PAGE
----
If your salon has a website, there’s a good chance you have a blog running along with it. And if you don’t, why not?! Blog posts are your opportunity to put a real human voice to your business, to share updates on what services you have on offer, specials you have on, your musings and thoughts. In short, it’s marketing gold and if you don’t have one, you should.
When it comes to creating content though, there are methods and techniques you should know about in order to ensure your blog reaches as big an audience as possible.
Search engine optimisation (SEO), is the practice of increasing the quality and quantity of traffic to your site through search engine results. In short, it’s what makes your blog post appear higher up the list when someone searches for related content through a search engine such as Google.
With that in mind, here are some common mistakes to avoid.
Simply copying content and running it across multiple URLs can work against you, rather than benefit your results in SEO. “Simply replicating a blog page that you see doing well doesn’t guarantee that your post will also do well,” says digital analyst Chris Jameson. “In fact, it can do the opposite. Google can become unable to tell which content is the originals and which URL to direct users to. So if you have duplicate content, a search engine may choose not to display it in the search results at all.”
Not being mobile friendly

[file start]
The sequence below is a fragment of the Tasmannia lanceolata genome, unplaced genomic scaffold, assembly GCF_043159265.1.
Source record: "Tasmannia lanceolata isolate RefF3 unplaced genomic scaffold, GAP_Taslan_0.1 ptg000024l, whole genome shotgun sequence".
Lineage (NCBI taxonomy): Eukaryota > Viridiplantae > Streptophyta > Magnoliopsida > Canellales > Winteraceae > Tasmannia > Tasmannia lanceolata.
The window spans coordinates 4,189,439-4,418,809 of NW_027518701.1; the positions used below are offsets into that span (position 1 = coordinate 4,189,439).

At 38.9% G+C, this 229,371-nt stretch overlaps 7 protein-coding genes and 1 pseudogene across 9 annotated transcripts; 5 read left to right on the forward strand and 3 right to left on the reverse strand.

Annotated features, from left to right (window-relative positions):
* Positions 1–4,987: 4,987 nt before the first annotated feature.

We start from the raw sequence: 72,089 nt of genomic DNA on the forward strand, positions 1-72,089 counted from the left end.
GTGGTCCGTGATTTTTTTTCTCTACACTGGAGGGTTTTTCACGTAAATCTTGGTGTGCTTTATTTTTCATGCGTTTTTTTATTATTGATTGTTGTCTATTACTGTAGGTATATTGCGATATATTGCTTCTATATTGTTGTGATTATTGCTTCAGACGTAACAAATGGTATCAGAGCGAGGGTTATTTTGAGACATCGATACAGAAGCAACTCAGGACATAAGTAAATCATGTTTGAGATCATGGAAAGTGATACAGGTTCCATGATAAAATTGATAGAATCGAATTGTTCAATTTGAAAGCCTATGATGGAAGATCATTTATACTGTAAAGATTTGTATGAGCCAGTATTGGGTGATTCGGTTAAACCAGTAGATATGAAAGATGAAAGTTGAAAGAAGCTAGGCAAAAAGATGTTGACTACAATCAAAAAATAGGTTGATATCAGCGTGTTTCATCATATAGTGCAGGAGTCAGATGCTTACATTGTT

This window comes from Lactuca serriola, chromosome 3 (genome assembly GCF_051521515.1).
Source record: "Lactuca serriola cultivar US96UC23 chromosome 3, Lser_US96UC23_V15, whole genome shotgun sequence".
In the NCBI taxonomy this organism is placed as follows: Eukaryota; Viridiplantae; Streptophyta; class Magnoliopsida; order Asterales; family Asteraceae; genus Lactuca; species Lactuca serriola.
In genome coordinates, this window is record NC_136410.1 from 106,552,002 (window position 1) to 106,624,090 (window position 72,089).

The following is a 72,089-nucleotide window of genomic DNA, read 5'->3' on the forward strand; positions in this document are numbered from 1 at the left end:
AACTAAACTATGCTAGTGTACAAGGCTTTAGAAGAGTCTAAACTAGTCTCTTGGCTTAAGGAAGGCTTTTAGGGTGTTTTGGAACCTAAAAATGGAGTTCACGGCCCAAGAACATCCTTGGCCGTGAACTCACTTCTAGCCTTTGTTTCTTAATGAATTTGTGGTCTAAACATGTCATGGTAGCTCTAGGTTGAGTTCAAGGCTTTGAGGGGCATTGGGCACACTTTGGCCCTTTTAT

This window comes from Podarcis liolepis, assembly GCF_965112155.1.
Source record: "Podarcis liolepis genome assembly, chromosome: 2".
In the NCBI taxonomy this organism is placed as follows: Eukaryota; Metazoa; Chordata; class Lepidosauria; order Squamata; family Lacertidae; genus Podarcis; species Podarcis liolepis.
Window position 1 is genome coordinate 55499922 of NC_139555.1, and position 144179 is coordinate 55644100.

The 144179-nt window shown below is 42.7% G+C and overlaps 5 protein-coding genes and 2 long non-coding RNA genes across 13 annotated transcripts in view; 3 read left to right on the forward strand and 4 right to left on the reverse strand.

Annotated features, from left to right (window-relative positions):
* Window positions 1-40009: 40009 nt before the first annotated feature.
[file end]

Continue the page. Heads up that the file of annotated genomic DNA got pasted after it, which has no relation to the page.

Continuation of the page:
It should come as no surprise that most people consume their content via their phones. Whether while waiting in line at the supermarket on on public transport, mobile scrolling has become the new PC. That said, if your site isn’t mobile-friendly, you’re going to lose your audience and your SEO score will plummet. “Being mobile-friendly comes down to three factors: mobile viewpoint configuration, touchscreen readiness and mobile speed. If you’re weak in any one of those areas, it could affect your SEO score,” says Chris. “Different website platforms will do this differently, but essentially, you need to ensure that your site is set to a ‘mobile viewpoint’.”
Going overboard with the key words
The key word element was created to assist in searchability. It’s a pretty basic concept: choose relevant key words and a search engine will align those key words with an individual’s Google search. Naturally, content creators then went into overdrive and shoved as many key words as they could into the back end. “Current algorithms now penalise sites that have too high keyword densities,” says Chris. “It comes down to Google wanting to give searchers high-quality and relevant content, not spam-like articles that have just overused key words.”
Visit the #BEAUTYSTRONG hub at https://www.professionalbeauty.com.au/beautystrong/
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